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Evaluating Observing Requirements for ENSO Prediction: Experiments with an Intermediate Coupled Model

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  • 1 National Center for Atmospheric Research,* Boulder, Colorado
  • | 2 Joint Institute for the Study of the Atmosphere and Ocean, University of Washington, Seattle, Washington
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Abstract

The Tropical Atmosphere Ocean (TAO) array of moored buoys in the tropical Pacific Ocean is a major source of data for understanding and predicting the El Niño–Southern Oscillation (ENSO). Despite the importance of the TAO array, limited work has been performed to date on the number and locations of observations required to predict ENSO effectively. To address this issue, this study performs a series of observing system simulation experiments (OSSEs) with a linearized intermediate coupled ENSO model, stochastically forced. ENSO forecasts are simulated for a number of observing network configurations, and forecast skill averaged over 1000 years of simulated ENSO events is compared.

The experiments demonstrate that an OSSE framework can be used with a linear, stochastically forced ENSO model to provide useful information about requirements for ENSO prediction. To the extent that the simplified model dynamics represent ENSO dynamics accurately, the experiments also suggest which types of observations in which regions are most important for ENSO prediction. The results indicate that, using this model and experimental setup, subsurface ocean observations are relatively unimportant for ENSO prediction when good information about sea surface temperature (SST) is available; adding subsurface observations primarily improves forecasts initialized in late summer. For short lead-time (1–2 month) forecasts, observations within approximately 3° of the equator are most important for skillful forecasts, while for longer lead-time forecasts, forecast skill is increased by including information at higher latitudes. For forecasts longer than a few months, the most important region for observations is the eastern equatorial Pacific, south of the equator; a secondary region of importance is the western equatorial Pacific. These regions correspond to those where the leading singular vector for the ENSO model has a large amplitude. In a continuation of this study, these results will be used to develop efficient observing networks for forecasting ENSO in this system.

Corresponding author address: Dr. Rebecca E. Morss, National Center for Atmospheric Research, P.O. Box 3000, Boulder, CO 80307. Email: morss@ucar.edu

Abstract

The Tropical Atmosphere Ocean (TAO) array of moored buoys in the tropical Pacific Ocean is a major source of data for understanding and predicting the El Niño–Southern Oscillation (ENSO). Despite the importance of the TAO array, limited work has been performed to date on the number and locations of observations required to predict ENSO effectively. To address this issue, this study performs a series of observing system simulation experiments (OSSEs) with a linearized intermediate coupled ENSO model, stochastically forced. ENSO forecasts are simulated for a number of observing network configurations, and forecast skill averaged over 1000 years of simulated ENSO events is compared.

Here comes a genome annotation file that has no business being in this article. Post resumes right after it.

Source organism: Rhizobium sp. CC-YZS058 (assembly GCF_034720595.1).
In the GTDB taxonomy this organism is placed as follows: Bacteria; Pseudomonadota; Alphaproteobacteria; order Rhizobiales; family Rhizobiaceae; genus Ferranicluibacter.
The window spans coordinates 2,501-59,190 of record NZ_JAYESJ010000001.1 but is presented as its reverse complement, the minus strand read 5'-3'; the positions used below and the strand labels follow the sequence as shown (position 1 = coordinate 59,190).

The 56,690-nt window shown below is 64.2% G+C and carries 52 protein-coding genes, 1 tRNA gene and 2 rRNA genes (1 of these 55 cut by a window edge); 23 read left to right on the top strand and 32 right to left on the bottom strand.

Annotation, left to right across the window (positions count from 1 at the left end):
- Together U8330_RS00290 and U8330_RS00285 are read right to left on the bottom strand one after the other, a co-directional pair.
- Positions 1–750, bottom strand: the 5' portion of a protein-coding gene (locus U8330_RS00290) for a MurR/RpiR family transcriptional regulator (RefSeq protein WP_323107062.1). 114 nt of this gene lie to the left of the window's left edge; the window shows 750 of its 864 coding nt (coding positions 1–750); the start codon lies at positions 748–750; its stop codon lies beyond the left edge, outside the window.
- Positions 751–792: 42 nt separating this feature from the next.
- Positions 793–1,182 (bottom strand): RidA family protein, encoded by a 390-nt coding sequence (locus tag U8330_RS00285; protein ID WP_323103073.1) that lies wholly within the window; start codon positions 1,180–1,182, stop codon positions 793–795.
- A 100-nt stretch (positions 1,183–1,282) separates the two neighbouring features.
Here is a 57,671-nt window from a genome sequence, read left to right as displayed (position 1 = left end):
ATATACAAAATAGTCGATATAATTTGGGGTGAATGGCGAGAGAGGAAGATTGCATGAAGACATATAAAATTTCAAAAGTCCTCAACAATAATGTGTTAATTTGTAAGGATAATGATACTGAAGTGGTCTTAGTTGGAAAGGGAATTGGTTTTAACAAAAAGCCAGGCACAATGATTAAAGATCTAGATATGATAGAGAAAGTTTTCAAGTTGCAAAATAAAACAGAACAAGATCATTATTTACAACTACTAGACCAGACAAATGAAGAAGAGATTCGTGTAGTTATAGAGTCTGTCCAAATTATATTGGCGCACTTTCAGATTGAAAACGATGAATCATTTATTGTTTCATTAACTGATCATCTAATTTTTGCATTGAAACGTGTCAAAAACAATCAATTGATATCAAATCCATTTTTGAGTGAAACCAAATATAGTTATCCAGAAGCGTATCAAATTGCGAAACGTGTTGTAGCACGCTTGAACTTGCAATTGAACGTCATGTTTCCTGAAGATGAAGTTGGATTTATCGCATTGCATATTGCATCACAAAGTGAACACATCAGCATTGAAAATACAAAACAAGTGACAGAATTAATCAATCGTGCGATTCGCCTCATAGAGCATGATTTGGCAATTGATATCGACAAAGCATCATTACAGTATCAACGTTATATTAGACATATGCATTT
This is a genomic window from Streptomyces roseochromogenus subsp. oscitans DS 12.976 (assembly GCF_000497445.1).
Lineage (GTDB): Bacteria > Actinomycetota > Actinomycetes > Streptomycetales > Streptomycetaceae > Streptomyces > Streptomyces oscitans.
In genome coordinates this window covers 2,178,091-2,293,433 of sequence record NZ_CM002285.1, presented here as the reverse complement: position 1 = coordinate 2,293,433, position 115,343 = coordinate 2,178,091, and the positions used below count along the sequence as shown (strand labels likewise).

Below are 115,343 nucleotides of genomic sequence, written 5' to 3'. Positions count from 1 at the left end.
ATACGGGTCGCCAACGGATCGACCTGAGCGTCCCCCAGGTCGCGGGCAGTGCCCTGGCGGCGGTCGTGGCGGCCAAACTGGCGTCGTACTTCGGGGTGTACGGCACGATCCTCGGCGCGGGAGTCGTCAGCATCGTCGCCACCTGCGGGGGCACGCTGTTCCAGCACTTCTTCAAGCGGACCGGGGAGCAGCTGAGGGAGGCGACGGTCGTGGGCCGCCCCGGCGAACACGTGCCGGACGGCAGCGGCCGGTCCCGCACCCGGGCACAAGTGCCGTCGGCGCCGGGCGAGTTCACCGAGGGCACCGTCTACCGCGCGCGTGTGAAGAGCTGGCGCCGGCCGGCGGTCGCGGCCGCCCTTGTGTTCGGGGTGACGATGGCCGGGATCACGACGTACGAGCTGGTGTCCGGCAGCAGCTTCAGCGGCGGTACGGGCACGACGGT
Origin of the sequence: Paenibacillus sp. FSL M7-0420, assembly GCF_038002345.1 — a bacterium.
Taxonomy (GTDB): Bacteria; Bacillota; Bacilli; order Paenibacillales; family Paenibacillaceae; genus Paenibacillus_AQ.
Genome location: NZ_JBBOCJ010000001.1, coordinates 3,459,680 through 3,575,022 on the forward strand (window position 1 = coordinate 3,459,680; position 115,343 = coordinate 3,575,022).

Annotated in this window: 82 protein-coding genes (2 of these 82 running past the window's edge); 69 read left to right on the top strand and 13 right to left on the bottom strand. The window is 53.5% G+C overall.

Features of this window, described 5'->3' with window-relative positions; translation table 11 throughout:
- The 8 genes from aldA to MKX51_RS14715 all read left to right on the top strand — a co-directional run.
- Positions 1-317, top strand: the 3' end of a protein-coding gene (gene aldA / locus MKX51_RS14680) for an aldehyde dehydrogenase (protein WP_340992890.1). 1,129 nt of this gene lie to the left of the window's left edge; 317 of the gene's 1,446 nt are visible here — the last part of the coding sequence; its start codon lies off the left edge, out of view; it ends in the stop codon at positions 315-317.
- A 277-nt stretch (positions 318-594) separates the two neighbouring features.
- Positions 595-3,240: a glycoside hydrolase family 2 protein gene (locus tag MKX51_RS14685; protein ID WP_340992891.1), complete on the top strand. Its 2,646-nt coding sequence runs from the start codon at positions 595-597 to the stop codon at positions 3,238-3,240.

The experiments demonstrate that an OSSE framework can be used with a linear, stochastically forced ENSO model to provide useful information about requirements for ENSO prediction. To the extent that the simplified model dynamics represent ENSO dynamics accurately, the experiments also suggest which types of observations in which regions are most important for ENSO prediction. The results indicate that, using this model and experimental setup, subsurface ocean observations are relatively unimportant for ENSO prediction when good information about sea surface temperature (SST) is available; adding subsurface observations primarily improves forecasts initialized in late summer. For short lead-time (1–2 month) forecasts, observations within approximately 3° of the equator are most important for skillful forecasts, while for longer lead-time forecasts, forecast skill is increased by including information at higher latitudes. For forecasts longer than a few months, the most important region for observations is the eastern equatorial Pacific, south of the equator; a secondary region of importance is the western equatorial Pacific. These regions correspond to those where the leading singular vector for the ENSO model has a large amplitude. In a continuation of this study, these results will be used to develop efficient observing networks for forecasting ENSO in this system.

Corresponding author address: Dr. Rebecca E. Morss, National Center for Atmospheric Research, P.O. Box 3000, Boulder, CO 80307. Email: morss@ucar.edu

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